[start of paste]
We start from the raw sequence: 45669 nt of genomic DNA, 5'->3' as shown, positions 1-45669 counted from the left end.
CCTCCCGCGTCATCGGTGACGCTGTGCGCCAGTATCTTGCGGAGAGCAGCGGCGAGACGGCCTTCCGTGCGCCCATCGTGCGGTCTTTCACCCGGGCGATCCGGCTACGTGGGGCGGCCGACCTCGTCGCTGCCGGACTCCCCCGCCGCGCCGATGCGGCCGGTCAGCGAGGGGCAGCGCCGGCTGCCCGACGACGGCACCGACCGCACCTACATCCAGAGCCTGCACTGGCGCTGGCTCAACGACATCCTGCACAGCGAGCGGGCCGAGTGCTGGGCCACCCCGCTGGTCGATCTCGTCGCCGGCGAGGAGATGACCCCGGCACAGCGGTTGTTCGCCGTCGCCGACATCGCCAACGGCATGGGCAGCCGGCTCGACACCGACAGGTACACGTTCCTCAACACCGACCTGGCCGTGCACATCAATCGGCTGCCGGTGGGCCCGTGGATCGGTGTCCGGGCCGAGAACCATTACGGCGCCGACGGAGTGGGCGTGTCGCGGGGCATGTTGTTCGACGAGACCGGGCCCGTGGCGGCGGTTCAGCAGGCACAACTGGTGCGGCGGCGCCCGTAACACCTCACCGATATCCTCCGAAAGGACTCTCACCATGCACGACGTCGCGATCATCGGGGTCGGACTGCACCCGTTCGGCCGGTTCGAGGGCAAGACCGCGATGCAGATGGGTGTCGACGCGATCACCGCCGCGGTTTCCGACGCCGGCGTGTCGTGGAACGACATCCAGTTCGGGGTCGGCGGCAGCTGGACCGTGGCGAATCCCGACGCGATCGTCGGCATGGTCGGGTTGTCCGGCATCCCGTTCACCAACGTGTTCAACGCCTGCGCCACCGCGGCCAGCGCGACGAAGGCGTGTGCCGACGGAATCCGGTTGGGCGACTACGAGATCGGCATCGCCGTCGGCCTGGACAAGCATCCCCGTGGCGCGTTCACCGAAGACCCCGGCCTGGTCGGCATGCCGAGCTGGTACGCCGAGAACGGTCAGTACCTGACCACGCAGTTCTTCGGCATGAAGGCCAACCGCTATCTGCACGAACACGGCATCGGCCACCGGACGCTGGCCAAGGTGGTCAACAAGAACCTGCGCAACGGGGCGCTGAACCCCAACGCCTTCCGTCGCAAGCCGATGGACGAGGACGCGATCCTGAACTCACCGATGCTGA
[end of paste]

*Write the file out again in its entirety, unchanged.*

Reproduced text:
We start from the raw sequence: 45669 nt of genomic DNA, 5'->3' as shown, positions 1-45669 counted from the left end.
CCTCCCGCGTCATCGGTGACGCTGTGCGCCAGTATCTTGCGGAGAGCAGCGGCGAGACGGCCTTCCGTGCGCCCATCGTGCGGTCTTTCACCCGGGCGATCCGGCTACGTGGGGCGGCCGACCTCGTCGCTGCCGGACTCCCCCGCCGCGCCGATGCGGCCGGTCAGCGAGGGGCAGCGCCGGCTGCCCGACGACGGCACCGACCGCACCTACATCCAGAGCCTGCACTGGCGCTGGCTCAACGACATCCTGCACAGCGAGCGGGCCGAGTGCTGGGCCACCCCGCTGGTCGATCTCGTCGCCGGCGAGGAGATGACCCCGGCACAGCGGTTGTTCGCCGTCGCCGACATCGCCAACGGCATGGGCAGCCGGCTCGACACCGACAGGTACACGTTCCTCAACACCGACCTGGCCGTGCACATCAATCGGCTGCCGGTGGGCCCGTGGATCGGTGTCCGGGCCGAGAACCATTACGGCGCCGACGGAGTGGGCGTGTCGCGGGGCATGTTGTTCGACGAGACCGGGCCCGTGGCGGCGGTTCAGCAGGCACAACTGGTGCGGCGGCGCCCGTAACACCTCACCGATATCCTCCGAAAGGACTCTCACCATGCACGACGTCGCGATCATCGGGGTCGGACTGCACCCGTTCGGCCGGTTCGAGGGCAAGACCGCGATGCAGATGGGTGTCGACGCGATCACCGCCGCGGTTTCCGACGCCGGCGTGTCGTGGAACGACATCCAGTTCGGGGTCGGCGGCAGCTGGACCGTGGCGAATCCCGACGCGATCGTCGGCATGGTCGGGTTGTCCGGCATCCCGTTCACCAACGTGTTCAACGCCTGCGCCACCGCGGCCAGCGCGACGAAGGCGTGTGCCGACGGAATCCGGTTGGGCGACTACGAGATCGGCATCGCCGTCGGCCTGGACAAGCATCCCCGTGGCGCGTTCACCGAAGACCCCGGCCTGGTCGGCATGCCGAGCTGGTACGCCGAGAACGGTCAGTACCTGACCACGCAGTTCTTCGGCATGAAGGCCAACCGCTATCTGCACGAACACGGCATCGGCCACCGGACGCTGGCCAAGGTGGTCAACAAGAACCTGCGCAACGGGGCGCTGAACCCCAACGCCTTCCGTCGCAAGCCGATGGACGAGGACGCGATCCTGAACTCACCGATGCTGA